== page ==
Think of what your final product is for and how you see it. You need to think carefully about who your target audience is and what you want them to receive. This will help you make certain decisions in the editing stage. 

When watching the original video, make notes about each fragment. It will save time in the final editing stage. Here, you can decide which clips you will include in your final video and in which order it would be better to organize them. 

Keeping the Process Organized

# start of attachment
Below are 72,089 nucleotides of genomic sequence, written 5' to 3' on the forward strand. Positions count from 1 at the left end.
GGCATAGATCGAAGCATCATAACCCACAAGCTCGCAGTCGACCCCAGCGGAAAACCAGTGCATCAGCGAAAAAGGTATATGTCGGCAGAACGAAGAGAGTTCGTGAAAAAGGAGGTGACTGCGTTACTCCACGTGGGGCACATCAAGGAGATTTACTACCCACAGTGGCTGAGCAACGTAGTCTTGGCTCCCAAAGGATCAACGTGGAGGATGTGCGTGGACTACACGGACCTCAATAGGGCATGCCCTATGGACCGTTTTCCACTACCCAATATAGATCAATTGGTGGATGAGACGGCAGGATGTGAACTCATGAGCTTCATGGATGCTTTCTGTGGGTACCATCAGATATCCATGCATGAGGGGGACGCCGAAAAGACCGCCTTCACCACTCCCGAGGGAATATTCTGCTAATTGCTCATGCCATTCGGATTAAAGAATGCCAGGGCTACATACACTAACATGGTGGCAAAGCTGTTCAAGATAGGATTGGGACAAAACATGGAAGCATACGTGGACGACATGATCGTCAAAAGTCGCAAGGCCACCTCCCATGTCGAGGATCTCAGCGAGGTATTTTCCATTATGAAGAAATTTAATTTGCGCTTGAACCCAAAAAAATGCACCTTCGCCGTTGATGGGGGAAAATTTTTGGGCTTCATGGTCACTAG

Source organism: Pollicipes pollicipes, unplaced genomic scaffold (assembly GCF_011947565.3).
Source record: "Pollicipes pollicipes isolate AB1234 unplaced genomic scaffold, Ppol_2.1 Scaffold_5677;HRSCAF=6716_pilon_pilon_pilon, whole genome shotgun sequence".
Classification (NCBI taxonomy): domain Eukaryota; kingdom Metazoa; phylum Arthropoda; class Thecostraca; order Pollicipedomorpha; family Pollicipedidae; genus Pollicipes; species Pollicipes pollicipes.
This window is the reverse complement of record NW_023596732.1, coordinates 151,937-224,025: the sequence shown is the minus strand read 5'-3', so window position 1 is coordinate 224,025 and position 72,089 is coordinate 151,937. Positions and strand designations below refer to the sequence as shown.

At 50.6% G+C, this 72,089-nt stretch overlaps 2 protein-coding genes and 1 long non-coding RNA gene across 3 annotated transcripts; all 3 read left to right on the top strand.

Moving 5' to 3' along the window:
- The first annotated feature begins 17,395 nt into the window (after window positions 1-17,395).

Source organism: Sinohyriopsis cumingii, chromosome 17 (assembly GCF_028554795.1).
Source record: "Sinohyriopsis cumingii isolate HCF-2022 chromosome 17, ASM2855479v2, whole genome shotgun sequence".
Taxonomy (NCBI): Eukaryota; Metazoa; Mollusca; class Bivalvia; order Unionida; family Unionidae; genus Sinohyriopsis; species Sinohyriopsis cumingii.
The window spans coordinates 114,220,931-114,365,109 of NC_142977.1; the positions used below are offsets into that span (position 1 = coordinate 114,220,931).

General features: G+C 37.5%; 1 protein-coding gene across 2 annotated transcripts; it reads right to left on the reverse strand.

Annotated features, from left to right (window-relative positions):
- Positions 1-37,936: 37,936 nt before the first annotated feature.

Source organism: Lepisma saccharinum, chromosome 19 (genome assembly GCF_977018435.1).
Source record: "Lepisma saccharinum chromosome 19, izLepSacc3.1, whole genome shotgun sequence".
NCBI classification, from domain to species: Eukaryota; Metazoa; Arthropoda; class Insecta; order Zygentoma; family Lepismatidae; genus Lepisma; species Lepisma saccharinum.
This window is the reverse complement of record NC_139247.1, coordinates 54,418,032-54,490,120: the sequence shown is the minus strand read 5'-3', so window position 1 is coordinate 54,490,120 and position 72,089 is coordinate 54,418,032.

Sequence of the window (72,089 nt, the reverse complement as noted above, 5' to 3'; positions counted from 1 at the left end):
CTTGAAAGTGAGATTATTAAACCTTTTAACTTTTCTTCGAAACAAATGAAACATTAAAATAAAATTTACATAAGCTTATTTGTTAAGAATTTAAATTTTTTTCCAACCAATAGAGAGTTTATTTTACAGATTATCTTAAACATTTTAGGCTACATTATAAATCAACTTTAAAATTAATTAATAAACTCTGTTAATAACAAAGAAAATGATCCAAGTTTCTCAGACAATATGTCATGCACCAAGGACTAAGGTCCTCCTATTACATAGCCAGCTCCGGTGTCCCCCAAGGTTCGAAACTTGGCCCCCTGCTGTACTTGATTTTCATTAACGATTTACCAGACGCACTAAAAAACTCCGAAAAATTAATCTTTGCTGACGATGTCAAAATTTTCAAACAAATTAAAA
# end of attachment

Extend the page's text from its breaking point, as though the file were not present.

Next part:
If you follow the plan and make notes on the original video’s fragments, it would be a good idea to keep all of them well organized. Just imagine a bunch of little clips you need to stitch together, and they are all randomly named and labeled. Sounds like a lot of pain and no fun, doesn’t it? Having a good structure with separate folders for clips grouped by theme seems to be a good solution here. This way, you can quickly find what you need.

Another good tip is to create different folders for images, sounds, and music you need for the video. Some experienced editors don’t delete the fragments they think they won’t need and instead keep them in a separate folder until the video is finished and polished. They say you never know when you might need that specific little piece.

Making Backups